Iran’s pursuit of weapons of mass destruction ‘risks nuclear Cold War’
Dealing with the Iranian nuclear programme is a “crisis coming down the tracks” which could lead to military conflict in the Middle East, the Foreign Secretary warns.
In an interview with The Daily Telegraph, the Foreign Secretary says that Iran is threatening to spark a nuclear arms race in the Middle East which could be more dangerous than the original East-West Cold War as there are not the same “safety mechanisms” in place.
“It is a crisis coming down the tracks,” he said. “Because they are clearly continuing their nuclear weapons programme … If they obtain nuclear weapons capability, then I think other nations across the Middle East will want to develop nuclear weapons.
“And so, the most serious round of nuclear proliferation since nuclear weapons were invented would have begun with all the destabilising effects in the Middle East. And the threat of a new cold war in the Middle East without necessarily all the safety mechanisms … That would be a disaster in world affairs.”
Mr Hague repeatedly stressed that “all options must remain on the table” when confronting the Iranian regime, despite Liberal Democrat concerns that the Government may be dragged into another military conflict.
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He added that we “have to be concerned” that Britain could be in range of Iranian nuclear weapons – or that nuclear materials could fall into the hands of terrorists.
The Foreign Secretary spoke out over the growing crisis amid speculation that Israel may be preparing to launch missile strikes against Iranian missile facilities in the run-up to the US presidential Election in the autumn. He will discuss the growing crisis in Parliament on Monday.
Western diplomats believe that the Israelis are calculating that they have to destroy the Iranian facilities this year, before they are hidden too deep underground and while the election puts Barack Obama under added pressure to support the action.
American intelligence chiefs were this week forced to announce that “to the best of their knowledge” Israel was not poised to launch an attack. But Western officials believe an Israeli strike is likely over the summer.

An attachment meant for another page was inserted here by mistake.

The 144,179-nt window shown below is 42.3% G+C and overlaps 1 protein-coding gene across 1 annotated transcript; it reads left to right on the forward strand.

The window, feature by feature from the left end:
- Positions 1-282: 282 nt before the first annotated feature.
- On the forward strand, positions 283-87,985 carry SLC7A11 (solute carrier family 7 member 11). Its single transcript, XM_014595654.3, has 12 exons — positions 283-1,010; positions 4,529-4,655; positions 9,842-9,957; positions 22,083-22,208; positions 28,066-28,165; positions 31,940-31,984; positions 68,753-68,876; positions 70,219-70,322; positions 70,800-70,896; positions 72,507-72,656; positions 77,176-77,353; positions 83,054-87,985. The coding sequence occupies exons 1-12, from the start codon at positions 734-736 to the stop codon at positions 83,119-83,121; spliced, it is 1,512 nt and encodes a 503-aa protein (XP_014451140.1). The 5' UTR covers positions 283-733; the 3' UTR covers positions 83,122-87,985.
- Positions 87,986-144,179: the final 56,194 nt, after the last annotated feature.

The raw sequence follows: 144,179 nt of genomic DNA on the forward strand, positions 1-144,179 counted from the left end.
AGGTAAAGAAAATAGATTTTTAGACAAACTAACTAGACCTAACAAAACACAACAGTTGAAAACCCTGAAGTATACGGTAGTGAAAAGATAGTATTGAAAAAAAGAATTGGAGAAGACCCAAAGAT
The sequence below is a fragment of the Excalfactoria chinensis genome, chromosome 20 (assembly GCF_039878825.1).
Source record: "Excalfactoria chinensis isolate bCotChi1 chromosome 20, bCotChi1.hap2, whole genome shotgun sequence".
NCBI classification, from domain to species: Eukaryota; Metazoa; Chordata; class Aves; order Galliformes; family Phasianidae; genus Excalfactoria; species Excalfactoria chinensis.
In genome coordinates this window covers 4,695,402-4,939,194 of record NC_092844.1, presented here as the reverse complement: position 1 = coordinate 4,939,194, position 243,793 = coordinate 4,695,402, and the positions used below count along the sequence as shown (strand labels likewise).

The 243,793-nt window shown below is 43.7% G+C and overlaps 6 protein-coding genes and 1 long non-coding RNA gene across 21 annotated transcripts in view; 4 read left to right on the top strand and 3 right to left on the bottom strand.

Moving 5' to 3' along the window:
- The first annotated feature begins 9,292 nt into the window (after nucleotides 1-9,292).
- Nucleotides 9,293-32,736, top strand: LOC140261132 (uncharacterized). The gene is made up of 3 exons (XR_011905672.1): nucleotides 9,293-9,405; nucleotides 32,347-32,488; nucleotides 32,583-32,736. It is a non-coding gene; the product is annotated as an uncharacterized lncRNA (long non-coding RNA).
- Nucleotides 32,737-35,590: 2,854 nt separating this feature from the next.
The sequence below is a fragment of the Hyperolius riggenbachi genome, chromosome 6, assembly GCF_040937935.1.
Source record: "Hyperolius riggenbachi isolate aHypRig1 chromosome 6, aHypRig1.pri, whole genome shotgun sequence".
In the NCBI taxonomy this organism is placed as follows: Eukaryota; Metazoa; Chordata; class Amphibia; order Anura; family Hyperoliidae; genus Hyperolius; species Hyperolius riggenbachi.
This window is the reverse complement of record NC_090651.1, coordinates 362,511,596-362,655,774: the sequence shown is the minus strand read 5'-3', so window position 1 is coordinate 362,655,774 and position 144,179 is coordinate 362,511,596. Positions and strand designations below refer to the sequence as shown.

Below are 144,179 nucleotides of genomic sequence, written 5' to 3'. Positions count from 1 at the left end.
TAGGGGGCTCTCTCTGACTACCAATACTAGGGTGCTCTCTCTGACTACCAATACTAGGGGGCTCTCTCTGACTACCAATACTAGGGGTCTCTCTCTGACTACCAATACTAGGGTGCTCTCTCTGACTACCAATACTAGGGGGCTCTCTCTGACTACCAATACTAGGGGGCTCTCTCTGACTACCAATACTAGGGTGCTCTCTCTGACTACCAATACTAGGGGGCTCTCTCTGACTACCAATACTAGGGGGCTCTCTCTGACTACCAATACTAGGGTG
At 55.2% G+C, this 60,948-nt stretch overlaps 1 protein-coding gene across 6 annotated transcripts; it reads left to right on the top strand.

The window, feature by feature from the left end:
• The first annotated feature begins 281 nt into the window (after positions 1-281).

Several Israeli diplomats have also been targeted by Iranian hit men around the world over the past few days.
In today’s interview, Mr Hague says that the British Government has urged Israel not to strike.
He said that Iran being “attacked militarily” would have “enormous downsides”.
“We are very clear to all concerned that we are not advocating military action,” he said. “We support a twin-track strategy of sanctions and pressure and negotiations on the other hand.”
He added: “We are not favouring the idea of anybody attacking Iran at the moment.”
Mr Hague also said that Britain was not taking part in any “secret war” against Iran following the killings of several Iranian nuclear scientists in Tehran.
He added: “It is not our way of dealing with this to have assassinations or to advocate military action. Although I do stress again, we are taking nothing off the table.”
In the interview, the Foreign Secretary also disclosed details about other areas in his growing in-tray. He said:
*Britain is not “escalating any argument or manoeuvre” over the Falkland Islands and will “carry on the same way” amid a growing war of words with Argentina.
“Falkland Islanders have settled there since 1765, [when] Argentina didn’t exist in its current form,” he said. “So this is not about territory, this is about political rights in the 21st century. Political freedoms in the 21st century.”
*Greece is paying the “price” of its ongoing membership of the euro.
The Foreign Secretary also disclosed that Britain is now fully-prepared for Greece leaving the single currency.
“Contingency planning is in full place for whatever may happen in the eurozone,” he said.
*It is in Britain’s interests to tackle Somalia as the country is the new breeding ground of terrorism which presents a direct threat to Britain.
“That directly affects the security of people in the UK,” Mr Hague said ahead of a major international conference in London next week on Somalia. “That’s why we are so heavily engaged in Somalia.”
The Foreign Secretary, regarded as the de facto deputy leader of the Conservative Party, also launched a strong defence of the Coalition’s domestic record. He insisted the Government was not creating an “anti-business culture” in the wake of rows over banker pay and bonuses.Telegraph